Horror movies’ obsession with torturing women

Illustration by Monique Rojas | The Signal

Horror movies are a staple in any movie lover’s diet. With a pandemic raging across the world, movies are one of the few safe ways that lovers of the spooky and mysterious can stay connected to the genre. 

While consuming an above-average amount of horror-related content this season, one thing stands out: The horror genre loves to torture women psychologically, physically and emotionally, especially relative to their male counterparts. 

While the fear this torture elicits is supposed to be rooted in fun, it occasionally mirrors the genuine violence women face every day and sends male audiences the message that such suffering is acceptable. 

Women already live in fear of male violence daily, so to see it in high definition during a movie can be uncomfortable. Horror movies have always been used as a form of escapism, to leave the real world behind. For women, a genuine part of our world can be victims of violence, such as kidnapping, rape or murder.

Movies such as “I Spit on Your Grave,” where the protagonist is attacked and raped by a group of men in her own home, might seem absurd and beyond male audiences’ reach. For a woman, it’s just her worst nightmare come to life on the big screen.

Xavier Frith, a junior at Georgia State, had a different outlook on the claim that a viewer may label such movies as “torture porn” for male audiences. He says he tries not to use that label but “couldn’t deny that … the hell horror heroines go through sparks joy, whether it’s rooting for their comeuppance or escape.” Gender can affect our perception of violence. 

In many movies where a killer murders a couple, the boyfriend is usually the first to go. Often by blunt force trauma to the head or something instant, the killer gets him out of the way so they may be left with their real target: the girlfriend.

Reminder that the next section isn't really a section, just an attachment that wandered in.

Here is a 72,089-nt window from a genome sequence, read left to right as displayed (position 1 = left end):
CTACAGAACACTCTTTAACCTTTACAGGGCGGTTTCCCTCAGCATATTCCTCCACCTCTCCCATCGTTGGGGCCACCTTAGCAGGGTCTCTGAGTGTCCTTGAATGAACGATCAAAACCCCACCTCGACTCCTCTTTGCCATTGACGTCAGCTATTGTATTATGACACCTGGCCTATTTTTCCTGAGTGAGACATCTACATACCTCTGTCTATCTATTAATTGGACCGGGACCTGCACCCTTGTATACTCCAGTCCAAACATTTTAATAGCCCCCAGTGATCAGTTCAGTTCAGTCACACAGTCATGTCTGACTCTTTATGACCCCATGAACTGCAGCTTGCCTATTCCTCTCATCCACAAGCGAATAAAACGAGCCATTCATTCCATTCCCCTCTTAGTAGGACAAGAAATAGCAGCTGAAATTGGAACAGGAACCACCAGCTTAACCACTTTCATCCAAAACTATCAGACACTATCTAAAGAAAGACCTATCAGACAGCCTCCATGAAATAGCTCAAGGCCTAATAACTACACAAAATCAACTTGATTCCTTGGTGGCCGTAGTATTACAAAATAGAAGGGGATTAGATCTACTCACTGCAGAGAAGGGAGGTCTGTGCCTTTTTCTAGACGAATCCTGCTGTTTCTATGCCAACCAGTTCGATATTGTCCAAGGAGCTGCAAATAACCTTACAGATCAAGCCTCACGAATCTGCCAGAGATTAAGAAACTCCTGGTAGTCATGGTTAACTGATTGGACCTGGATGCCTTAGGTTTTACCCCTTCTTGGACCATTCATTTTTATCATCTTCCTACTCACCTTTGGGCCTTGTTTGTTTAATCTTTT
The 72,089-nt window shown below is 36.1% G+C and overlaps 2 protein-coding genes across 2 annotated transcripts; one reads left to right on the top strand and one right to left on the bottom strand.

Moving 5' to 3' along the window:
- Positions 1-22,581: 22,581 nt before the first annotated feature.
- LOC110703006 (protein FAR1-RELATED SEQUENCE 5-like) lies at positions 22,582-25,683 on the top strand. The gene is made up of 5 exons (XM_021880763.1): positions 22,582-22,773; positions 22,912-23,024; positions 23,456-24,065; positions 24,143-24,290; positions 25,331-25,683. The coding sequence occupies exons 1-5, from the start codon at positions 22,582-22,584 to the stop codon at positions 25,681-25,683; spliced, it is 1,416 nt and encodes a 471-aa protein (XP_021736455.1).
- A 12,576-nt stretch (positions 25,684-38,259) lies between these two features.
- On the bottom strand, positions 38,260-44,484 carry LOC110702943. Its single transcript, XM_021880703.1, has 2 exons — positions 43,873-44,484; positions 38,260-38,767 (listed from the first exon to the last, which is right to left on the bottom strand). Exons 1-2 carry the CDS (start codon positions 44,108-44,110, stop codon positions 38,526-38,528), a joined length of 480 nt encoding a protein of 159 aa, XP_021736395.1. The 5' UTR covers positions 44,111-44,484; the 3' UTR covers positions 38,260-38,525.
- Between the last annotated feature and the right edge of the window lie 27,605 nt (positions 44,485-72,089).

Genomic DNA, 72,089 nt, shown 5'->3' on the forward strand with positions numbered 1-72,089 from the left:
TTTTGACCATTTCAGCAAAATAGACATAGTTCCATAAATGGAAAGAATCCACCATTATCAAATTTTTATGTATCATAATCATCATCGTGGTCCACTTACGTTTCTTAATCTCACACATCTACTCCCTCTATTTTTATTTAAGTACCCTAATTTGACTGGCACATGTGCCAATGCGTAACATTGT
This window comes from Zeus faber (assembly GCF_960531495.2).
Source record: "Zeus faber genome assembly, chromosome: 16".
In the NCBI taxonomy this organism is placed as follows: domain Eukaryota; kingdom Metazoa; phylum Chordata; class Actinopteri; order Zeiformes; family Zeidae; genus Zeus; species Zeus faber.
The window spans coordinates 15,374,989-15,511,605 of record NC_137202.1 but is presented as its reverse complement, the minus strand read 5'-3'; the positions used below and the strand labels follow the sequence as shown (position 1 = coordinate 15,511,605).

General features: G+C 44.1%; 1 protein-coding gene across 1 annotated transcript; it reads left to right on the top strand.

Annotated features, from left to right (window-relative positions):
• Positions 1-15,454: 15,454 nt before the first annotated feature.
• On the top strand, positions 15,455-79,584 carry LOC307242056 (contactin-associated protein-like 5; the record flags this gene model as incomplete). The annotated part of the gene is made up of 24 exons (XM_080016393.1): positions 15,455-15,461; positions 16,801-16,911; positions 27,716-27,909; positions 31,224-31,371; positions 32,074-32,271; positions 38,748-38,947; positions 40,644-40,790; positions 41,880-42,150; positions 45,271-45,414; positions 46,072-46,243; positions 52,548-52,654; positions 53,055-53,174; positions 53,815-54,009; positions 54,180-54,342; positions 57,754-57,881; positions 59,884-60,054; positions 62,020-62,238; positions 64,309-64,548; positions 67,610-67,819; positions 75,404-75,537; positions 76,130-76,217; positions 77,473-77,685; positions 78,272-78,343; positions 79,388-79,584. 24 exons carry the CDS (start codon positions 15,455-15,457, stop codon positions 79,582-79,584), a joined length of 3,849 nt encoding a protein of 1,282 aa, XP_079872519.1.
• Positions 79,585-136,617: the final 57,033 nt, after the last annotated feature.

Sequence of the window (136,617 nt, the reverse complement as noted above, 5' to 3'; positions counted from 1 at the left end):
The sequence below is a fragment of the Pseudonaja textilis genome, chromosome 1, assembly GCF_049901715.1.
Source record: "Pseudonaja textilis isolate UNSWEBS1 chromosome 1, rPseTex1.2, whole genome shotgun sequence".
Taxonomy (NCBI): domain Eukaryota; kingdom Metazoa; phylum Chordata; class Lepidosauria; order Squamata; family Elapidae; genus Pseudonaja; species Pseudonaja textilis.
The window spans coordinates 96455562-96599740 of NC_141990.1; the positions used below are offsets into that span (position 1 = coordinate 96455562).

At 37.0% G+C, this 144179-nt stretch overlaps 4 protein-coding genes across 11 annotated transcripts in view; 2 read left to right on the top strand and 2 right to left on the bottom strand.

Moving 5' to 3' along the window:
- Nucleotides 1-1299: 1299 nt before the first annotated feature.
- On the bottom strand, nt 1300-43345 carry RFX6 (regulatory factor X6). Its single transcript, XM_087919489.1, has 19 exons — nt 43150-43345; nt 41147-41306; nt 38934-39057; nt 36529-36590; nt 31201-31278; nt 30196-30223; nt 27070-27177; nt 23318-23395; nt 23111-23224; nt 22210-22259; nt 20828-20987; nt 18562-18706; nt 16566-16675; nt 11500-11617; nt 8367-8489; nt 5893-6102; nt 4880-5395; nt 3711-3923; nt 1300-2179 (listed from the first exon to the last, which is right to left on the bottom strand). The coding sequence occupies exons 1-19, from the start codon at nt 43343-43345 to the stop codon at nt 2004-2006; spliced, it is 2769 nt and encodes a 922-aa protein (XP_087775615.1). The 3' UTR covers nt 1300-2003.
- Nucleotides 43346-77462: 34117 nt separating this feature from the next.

Tobe Hooper’s 1974 classic, “The Texas Chainsaw Massacre,” is a prime example of this. The protagonist, Sally, is tied up and forced to endure the company of murderous outcasts after the brutal murder of her boyfriend and friends. Her boyfriend got a swift whack to the head while she received hours of psychological torture. 

Some websites offer a list of trigger warnings, ranging from sexual assault to generally emotional scenes. These websites can be life-saving for women. Although people’s triggers and comfort levels are not anyone’s responsibility but their own, we must ask why a director wants to create a narrative that closely resembles a real evil. Male directors dominate the genre and need to be held accountable for their movies’ message about violence towards women, without shrugging it off as creative fun. 

Directors and production teams are marinating in female torture and undoubtedly enjoying it. Movie lovers and the industry need to step back and reevaluate the direction in which horror films are going. With so many other creative options, we have to ask ourselves: Why do we love torturing women?